1. Liv Mammone has some advice for nondisabled participants in a disability-related poetry workshop. This is, I think, the best list of advice (with plenty of examples that should make people cringe, and laugh) for both respecting difference and accepting that people with disabilities are still people, and that, overall, disabled participants are there to discuss poetry.

Some of the advice:

  • When asking about my disability, please remember you have Siri at your beck and call, and that what you really need to know will come up in the poems.
  • Your head had best be a microscope. Ask yourself why you’re here. But question my motives, too. Slam your hand hard on my buttons.
  • Speak for me, not over me.

2. InDisability Made Me Do It or Modeling for the Cause, Kenny Fries finishes with the observation that The Venus de Milo, with all her scars and missing body parts, is considered beautiful; people with scars and missing parts are rarely looked at with wonder and admiration. That brought me up short. Why do we accept, even celebrate, something in art that we reject in flesh and blood people?

— — — —

It’s a strange irony that disabled people are assumed to not think about, let alone want, sex, while queer people are stereotyped as thinking about nothing else. Where does that even leave queer disabled folks?

Luckily, the truth is far more complex – and beautiful – and QDA is here to help us see that.

In Vagina Resigning, Liv Mammone shows us that the sexual part of herself is so much more powerful, so much more eager, so much more reliable and pleasurable, than the rest of her disabled body. Andrew Morrison-Gurza and Ashley Molion both write about how they desire passionate abandon, not the careful treatment or chaste touches they get from most people, even lovers.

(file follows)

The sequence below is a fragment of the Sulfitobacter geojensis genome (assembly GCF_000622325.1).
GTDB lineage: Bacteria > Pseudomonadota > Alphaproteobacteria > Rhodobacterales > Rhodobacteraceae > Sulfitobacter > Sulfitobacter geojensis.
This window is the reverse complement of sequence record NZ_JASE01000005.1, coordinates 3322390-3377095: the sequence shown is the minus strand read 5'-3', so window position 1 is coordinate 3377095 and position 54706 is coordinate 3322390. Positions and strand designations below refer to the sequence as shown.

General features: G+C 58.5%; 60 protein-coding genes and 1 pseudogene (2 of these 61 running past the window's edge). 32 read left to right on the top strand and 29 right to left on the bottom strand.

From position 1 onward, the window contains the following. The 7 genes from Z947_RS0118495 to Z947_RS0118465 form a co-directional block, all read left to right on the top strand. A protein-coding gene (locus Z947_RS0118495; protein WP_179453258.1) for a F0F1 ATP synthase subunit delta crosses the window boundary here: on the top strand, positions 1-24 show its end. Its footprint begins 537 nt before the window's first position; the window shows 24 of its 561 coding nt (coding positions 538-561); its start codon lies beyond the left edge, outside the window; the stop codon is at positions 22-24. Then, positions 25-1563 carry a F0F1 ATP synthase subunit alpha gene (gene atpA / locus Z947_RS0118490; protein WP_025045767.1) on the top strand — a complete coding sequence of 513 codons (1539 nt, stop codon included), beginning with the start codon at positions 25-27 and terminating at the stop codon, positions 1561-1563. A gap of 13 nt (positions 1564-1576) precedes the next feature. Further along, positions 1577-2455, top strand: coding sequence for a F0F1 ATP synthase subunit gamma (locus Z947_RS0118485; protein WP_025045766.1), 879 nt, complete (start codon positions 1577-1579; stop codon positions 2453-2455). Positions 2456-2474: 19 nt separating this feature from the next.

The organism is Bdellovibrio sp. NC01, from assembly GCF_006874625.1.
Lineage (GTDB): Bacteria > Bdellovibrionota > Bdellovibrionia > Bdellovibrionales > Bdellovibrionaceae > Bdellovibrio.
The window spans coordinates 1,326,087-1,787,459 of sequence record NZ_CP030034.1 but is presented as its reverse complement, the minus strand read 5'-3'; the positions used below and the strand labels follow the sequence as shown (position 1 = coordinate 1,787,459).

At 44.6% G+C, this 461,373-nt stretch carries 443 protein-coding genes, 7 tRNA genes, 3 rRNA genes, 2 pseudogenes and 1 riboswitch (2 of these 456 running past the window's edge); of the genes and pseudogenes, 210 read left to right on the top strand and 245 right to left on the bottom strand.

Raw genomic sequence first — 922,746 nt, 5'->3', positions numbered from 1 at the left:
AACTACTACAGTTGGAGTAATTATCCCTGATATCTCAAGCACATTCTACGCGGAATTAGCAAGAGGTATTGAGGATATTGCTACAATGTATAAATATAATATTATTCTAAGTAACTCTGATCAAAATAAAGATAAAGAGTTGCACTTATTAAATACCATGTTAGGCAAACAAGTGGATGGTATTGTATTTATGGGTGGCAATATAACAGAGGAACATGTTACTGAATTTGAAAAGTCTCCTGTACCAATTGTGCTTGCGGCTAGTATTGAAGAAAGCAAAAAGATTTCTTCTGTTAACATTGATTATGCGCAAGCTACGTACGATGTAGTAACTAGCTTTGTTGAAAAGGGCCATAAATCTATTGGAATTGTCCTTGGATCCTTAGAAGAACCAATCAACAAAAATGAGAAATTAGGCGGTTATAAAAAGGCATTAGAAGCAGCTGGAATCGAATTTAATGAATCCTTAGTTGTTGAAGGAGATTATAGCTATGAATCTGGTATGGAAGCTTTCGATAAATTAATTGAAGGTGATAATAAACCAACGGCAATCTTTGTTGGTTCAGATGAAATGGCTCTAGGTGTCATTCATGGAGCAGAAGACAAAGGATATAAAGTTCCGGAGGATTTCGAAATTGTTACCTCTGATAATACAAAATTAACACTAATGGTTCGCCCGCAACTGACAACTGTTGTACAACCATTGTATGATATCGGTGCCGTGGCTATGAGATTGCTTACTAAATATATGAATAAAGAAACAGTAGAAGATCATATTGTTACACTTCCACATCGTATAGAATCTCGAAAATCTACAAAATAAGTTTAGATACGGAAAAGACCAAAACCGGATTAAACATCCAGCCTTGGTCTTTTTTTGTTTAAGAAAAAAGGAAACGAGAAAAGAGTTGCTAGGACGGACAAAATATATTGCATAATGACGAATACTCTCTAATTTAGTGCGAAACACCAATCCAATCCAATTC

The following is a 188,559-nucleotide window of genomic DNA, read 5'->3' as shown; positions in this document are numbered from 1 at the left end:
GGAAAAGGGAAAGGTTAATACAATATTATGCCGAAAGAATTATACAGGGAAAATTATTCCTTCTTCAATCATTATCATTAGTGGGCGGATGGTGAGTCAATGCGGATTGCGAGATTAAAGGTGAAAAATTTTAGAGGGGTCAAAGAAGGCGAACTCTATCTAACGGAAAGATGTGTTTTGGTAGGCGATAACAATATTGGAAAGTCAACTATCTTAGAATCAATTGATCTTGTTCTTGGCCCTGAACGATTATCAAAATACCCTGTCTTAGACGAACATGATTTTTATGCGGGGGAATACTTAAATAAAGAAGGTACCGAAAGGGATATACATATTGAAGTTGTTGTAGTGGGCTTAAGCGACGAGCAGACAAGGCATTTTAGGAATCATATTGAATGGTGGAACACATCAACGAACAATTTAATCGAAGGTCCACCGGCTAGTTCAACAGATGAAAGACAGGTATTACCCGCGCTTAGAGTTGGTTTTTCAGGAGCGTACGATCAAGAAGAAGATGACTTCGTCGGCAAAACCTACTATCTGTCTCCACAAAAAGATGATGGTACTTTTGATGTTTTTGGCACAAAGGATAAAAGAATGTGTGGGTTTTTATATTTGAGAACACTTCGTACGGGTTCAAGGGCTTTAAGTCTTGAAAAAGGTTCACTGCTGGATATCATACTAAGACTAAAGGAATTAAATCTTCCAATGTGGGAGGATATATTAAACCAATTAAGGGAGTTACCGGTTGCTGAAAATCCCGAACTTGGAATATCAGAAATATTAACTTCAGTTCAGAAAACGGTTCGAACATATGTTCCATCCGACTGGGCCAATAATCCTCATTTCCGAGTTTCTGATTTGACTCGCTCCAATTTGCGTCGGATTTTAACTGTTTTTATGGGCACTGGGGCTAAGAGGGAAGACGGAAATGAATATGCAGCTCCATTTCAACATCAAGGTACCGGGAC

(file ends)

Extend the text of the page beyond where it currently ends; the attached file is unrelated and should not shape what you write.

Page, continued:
Barbara Ruth’s poem 8 Ways of Being Disabled in Love speaks to a reality most nondisabled people don’t think about and probably couldn’t imagine – a world where couples keep on touching, keep on loving, even with medicines, hospitals,and pain that won’t go away.

IN Possession, D. Allen puts this in poetry:

Often I confuse pain with a poverty
of love. I don’t have hands today
means I can’t use them to touch you.

Sarah Ibrahim goes deeper into this as she explores how one person’s pain can bring lovers together and tear them apart. D. Allen spells out, in prose this time, this deep relationship between bodies, pain, and lovers:

You rub my back during a pain flare and I remind you to avoid the spine. Often you remember on your own, now. I say the spine because it is easier than saying my body feels broken and your touch makes it real.

Because we really can’t untangle relationships, of any kind, from the ways we feel about ourselves, from the ways we live in our bodies.

It’s complex enough to sort out relationships with lovers and partners. When we throw family into the mix, it often gets positively messy.

Many of QDA’s writers share the deep conflicts they’ve had with family. Joel Gates starts his essay Outcast: Deaf, Gay, Christian: “All my life I could never fit in anywhere.” The only way he could literally survive this isolation was to finally tell his family and friends that he’s gay. Joel has payed a big price for that: He and his family are “drifting apart” and he’s had to build a family of his own, with his fiance, and new friends at his new church lead by a gay pastor.